ARLINGTON, Va. (July 17, 2014) – When parents buy the first car for their teenagers, they typically buy used.
That’s because many families can’t afford a brand-new car. According to the Insurance Institute for Highway Safety, 83 percent of parents surveyed ended up getting a used car for their teenager.
IIHS makes its picks every year for the safest vehicles, but many of this year’s safest vehicles aren’t in the budget for many families. With that in mind, the group put together its first-ever list of top safety picks among used cars.
The IIHS survey found that parents most commonly bought smaller vehicles for the children. A little more than half of those used vehicles were 2006 models or earlier—a problem, IIHS said, because those older vehicles may not have as many safety features as new models. Specifically, the group mentioned side airbags and electronic stability control (ESC).
Teenagers who got a “hand me down” car were even more likely to drive an older model. Two-thirds of parents surveyed had given those teen drivers cars from 2006 or earlier.
A different IIHS report showed teenagers killed in crashes were more likely to have driven small vehicles and older ones:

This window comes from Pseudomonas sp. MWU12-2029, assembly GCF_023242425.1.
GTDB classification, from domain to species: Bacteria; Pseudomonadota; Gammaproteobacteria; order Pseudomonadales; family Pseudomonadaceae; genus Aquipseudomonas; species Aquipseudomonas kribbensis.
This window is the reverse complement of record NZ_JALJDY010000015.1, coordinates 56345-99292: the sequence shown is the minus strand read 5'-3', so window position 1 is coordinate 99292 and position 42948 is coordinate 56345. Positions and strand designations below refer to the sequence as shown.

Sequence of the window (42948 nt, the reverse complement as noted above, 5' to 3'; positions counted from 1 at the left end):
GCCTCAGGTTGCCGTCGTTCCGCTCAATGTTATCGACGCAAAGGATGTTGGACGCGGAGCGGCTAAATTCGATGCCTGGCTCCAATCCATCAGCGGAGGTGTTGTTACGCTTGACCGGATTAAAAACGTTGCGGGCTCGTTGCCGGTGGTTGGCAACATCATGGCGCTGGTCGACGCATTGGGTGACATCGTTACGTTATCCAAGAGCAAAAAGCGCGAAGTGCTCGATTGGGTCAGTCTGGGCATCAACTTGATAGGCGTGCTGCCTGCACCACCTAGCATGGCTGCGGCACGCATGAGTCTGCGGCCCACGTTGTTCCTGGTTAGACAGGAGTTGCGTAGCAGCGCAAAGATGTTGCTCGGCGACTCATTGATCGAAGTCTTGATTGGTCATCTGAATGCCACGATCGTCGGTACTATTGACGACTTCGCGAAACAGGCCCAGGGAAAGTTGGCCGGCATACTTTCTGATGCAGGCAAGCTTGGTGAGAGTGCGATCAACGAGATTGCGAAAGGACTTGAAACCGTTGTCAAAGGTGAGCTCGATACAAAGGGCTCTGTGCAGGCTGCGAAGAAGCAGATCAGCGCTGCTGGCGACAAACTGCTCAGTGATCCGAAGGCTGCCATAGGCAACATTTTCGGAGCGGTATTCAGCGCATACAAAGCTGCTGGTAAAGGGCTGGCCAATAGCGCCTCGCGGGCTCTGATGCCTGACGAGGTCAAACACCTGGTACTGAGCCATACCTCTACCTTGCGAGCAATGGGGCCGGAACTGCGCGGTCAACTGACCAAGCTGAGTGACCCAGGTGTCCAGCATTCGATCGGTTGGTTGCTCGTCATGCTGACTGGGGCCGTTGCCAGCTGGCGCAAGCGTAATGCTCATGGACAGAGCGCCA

A separate IIHS study shows that teenagers killed in crashes are more likely than adults to have been behind the wheel of small vehicles and older vehicles. Among fatally injured drivers ages 15-17 in 2008-12, 29 percent were in minicars or small cars, while 20 percent of fatally injured drivers ages 35-50 were. Eighty-two percent of the young teen drivers were in vehicles that were at least 6 years old, compared with 77 percent of those in the adult group.
IIHS has four guiding principles when selecting cars for teenager drivers:
- Limit horsepower because more powerful engines can tempt drivers to test a car’s limits
- Bigger, heavier vehicles offer better protection in case of a crash (IIHS didn’t choose any minicars or small cars on the recommended list)
- ESC is a must-have feature because it helps drivers control their vehicle on curves and slippery roads; IIHS said the safety benefits were comparable to seatbelts
- Vehicles should have the best safety ratings possible; that means good ratings in the moderate overlap front test, acceptable ratings in the side crash test and four or five stars from the National Highway Traffic Safety Administration
The group separated its recommendations into two categories: recommended vehicles for under $20,000 and recommended vehicles for under $10,000. If you can’t find a car on the list, IIHS recommends a midsize or larger car, SUV or minivan with as many safety features as possible. In addition to ESC, you should look for side airbags and low horsepower.